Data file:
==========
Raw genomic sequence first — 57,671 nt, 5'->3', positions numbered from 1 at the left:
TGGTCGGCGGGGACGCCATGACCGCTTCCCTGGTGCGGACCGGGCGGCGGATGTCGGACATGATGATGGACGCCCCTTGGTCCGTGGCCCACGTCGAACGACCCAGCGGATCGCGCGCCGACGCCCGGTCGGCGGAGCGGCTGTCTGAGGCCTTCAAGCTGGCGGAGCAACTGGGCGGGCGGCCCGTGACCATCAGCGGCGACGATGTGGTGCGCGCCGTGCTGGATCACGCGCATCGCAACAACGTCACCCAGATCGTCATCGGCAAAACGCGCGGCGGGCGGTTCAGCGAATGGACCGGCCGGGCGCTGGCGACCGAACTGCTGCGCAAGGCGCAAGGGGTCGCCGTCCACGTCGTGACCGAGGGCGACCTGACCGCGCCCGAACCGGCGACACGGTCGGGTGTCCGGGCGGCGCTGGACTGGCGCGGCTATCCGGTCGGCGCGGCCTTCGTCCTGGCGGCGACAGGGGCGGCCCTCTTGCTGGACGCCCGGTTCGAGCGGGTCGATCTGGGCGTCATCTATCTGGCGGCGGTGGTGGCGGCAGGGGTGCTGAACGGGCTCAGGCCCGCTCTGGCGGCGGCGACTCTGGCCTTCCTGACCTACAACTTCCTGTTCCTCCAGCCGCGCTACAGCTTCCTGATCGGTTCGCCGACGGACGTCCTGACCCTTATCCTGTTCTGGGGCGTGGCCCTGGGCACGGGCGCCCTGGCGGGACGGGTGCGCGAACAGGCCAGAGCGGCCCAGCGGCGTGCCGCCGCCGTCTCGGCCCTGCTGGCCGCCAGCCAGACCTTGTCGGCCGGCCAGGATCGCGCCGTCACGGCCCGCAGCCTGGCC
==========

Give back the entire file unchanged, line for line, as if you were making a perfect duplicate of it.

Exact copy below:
Raw genomic sequence first — 57,671 nt, 5'->3', positions numbered from 1 at the left:
TGGTCGGCGGGGACGCCATGACCGCTTCCCTGGTGCGGACCGGGCGGCGGATGTCGGACATGATGATGGACGCCCCTTGGTCCGTGGCCCACGTCGAACGACCCAGCGGATCGCGCGCCGACGCCCGGTCGGCGGAGCGGCTGTCTGAGGCCTTCAAGCTGGCGGAGCAACTGGGCGGGCGGCCCGTGACCATCAGCGGCGACGATGTGGTGCGCGCCGTGCTGGATCACGCGCATCGCAACAACGTCACCCAGATCGTCATCGGCAAAACGCGCGGCGGGCGGTTCAGCGAATGGACCGGCCGGGCGCTGGCGACCGAACTGCTGCGCAAGGCGCAAGGGGTCGCCGTCCACGTCGTGACCGAGGGCGACCTGACCGCGCCCGAACCGGCGACACGGTCGGGTGTCCGGGCGGCGCTGGACTGGCGCGGCTATCCGGTCGGCGCGGCCTTCGTCCTGGCGGCGACAGGGGCGGCCCTCTTGCTGGACGCCCGGTTCGAGCGGGTCGATCTGGGCGTCATCTATCTGGCGGCGGTGGTGGCGGCAGGGGTGCTGAACGGGCTCAGGCCCGCTCTGGCGGCGGCGACTCTGGCCTTCCTGACCTACAACTTCCTGTTCCTCCAGCCGCGCTACAGCTTCCTGATCGGTTCGCCGACGGACGTCCTGACCCTTATCCTGTTCTGGGGCGTGGCCCTGGGCACGGGCGCCCTGGCGGGACGGGTGCGCGAACAGGCCAGAGCGGCCCAGCGGCGTGCCGCCGCCGTCTCGGCCCTGCTGGCCGCCAGCCAGACCTTGTCGGCCGGCCAGGATCGCGCCGTCACGGCCCGCAGCCTGGCC